Phish reunion? Gimme Hoots. And Hellmouth.

My friends are nearly apopleptic. In a good way. The internet rumor mill (and, no doubt, a solid bit of guerrilla marketing) is churning out near-daily stories about the possible reunion of this generation’s jam band, Phish. Pauly is already promising to give up his lucrative poker writing to follow Phish anywhere. My buddy G-Rob is already talking about RV rentals and vacation time.

It’s a phenomenon my alt-country and rockabilly leanings spared me. When Phish was forming its traveling roadshow and turning it into an empire, I was happily mired in the cheap beer and whiskey of Uncle Tupelo, the Bottle Rockets, the Starkweathers, Robbie Fulks, and Reverend Horton Heat. In years since, I’ve eased comfortably into the jam band scene, picked up what I can about it, and adopted a few favorites. There is a lot to like about jam band followers (not to mention, scads of money to be made by enterprising entrepreneurs). It’s a scene where I’m quite comfortable, yet have no real legacy or experience. I try not to let my lack of legacy deter me from enjoying the scene, much like I hope I could drag any of my friends to an Uncle Tupelo reunion (oh, to dream).

Suffice it to say, however, if Phish gets back together, I am going to do the honorable thing and stay home. How is that honorable? Well, I think if I were a real fan of the band (read: Pauly, et al), I would want fair-weather fans who are more into the scene than the band to stay the hell out. I watched a documentary about the “last” Phish show and was impressed with the real Phans dedication, but the shows were already impossibly crowded. I’m afraid if I even considered joining a hypothetical tour, it would explode on impact.

I do like the whole idea of following bands. It’s always appealed to me, though I never really did it. No form of entertainment balances me so consistently as music.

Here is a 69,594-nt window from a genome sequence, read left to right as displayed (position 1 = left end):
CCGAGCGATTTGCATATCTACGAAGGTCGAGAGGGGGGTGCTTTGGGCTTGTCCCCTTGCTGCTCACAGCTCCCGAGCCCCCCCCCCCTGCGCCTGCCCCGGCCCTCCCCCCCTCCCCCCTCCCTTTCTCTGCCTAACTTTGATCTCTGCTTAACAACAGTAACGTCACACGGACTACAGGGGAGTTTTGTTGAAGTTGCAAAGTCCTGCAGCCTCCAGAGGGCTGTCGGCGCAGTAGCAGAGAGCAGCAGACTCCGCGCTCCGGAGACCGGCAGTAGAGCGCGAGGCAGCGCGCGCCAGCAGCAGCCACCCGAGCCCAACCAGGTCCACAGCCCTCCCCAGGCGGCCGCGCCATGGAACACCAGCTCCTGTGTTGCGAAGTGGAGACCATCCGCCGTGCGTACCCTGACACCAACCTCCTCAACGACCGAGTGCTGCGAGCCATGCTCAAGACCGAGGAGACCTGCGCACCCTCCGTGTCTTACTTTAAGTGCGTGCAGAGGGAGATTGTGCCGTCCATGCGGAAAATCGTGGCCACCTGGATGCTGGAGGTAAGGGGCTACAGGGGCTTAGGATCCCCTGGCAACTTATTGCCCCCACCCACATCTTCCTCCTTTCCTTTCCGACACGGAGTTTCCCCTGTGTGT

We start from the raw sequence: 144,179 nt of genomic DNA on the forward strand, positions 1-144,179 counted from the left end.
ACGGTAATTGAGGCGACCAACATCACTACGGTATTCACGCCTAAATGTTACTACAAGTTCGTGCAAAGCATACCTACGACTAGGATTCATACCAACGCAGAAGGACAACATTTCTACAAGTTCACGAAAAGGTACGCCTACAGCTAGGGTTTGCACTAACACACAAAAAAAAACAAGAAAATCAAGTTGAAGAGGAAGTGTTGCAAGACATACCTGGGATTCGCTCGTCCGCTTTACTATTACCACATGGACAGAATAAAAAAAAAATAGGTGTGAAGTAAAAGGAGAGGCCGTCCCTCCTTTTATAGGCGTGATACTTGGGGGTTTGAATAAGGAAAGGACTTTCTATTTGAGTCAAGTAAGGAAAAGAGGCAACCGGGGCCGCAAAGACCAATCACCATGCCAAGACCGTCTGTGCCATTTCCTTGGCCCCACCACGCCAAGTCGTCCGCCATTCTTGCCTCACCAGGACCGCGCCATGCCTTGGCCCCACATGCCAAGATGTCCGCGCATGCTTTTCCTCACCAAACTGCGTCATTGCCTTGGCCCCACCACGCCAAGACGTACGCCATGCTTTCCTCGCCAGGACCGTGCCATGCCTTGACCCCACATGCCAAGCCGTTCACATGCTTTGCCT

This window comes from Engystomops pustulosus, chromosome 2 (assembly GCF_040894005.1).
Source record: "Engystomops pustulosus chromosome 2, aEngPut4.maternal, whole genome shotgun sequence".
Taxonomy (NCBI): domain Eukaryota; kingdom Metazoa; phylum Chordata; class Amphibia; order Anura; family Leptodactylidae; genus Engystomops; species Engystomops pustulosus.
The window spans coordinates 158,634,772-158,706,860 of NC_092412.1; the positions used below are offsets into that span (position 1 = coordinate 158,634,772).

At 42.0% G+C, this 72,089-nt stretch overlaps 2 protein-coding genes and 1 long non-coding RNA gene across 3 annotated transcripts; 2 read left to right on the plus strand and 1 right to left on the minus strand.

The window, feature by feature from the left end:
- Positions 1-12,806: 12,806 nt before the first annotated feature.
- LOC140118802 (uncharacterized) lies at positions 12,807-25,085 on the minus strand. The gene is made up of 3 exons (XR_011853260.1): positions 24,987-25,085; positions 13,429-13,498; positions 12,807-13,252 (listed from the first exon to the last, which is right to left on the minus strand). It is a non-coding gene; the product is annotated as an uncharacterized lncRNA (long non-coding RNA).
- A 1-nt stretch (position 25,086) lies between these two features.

A couple of weeks ago, I went downtown to catch a free show from Hoots and Hellmouth. The 20-something DJ introducing them said, “Welcome Hootie and Hellmouth…”–entertaining because this is Hootie and the Blowfish country (or was) and because it showed how Hoots and Hellmouth isn’t that well-known around here. The Philly-based alterna-folk-gospel-rockers (I made that up because I don’t know exactly how to describe the band) are the real deal and about as tight as you’d want in a band. Despite the horrible outdoor venue and an impatient kid, I was enthralled with the band.

During a break, I stood wth T and G-Rob and talked about how I’d like to drive up to Charlotte the next day to see the band play again. Before long, the conversation devolved into a joke about just going on tour with Hoots and Hellmouth (I think we decided we would call ourselves HootHeads). The more I’ve thought about it, though, it’s not the worst idea in the world. Hell, they are playing Wakarusa this weekend and there are a lot worse places to be than that.

Alas, Las Vegas and several weeks of work there call. No festivals for me this summer. Good thing I have an iPod.

[On a completely unrelated note…holy cow, Daniel Day Lewis did a great job in “There Will Be Blood”]

Brad Willis

Brad Willis is a writer based in Greenville, South Carolina. Willis spent a decade as an award-winning broadcast journalist. He has worked as a freelance writer, columnist, and professional blogger since 2005. He has also served as a commentator and guest on a wide variety of television, radio, and internet shows.

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3 Responses

  1. the joker says:

    hoots playing at wakarusa? ill try to tear myself away from the jamtronica and check em out.

  2. MGM says:

    Well, at least “HootHeads” sounds much better that HooterHeads.

  3. Buckeyetimmy says:

    I think we forgot to factor in location, gas prices and long-haul company when we spoke being HootHeads.

    With the band schedule as it is, we’d need GPS, a sponsor and a gag for G-Rob.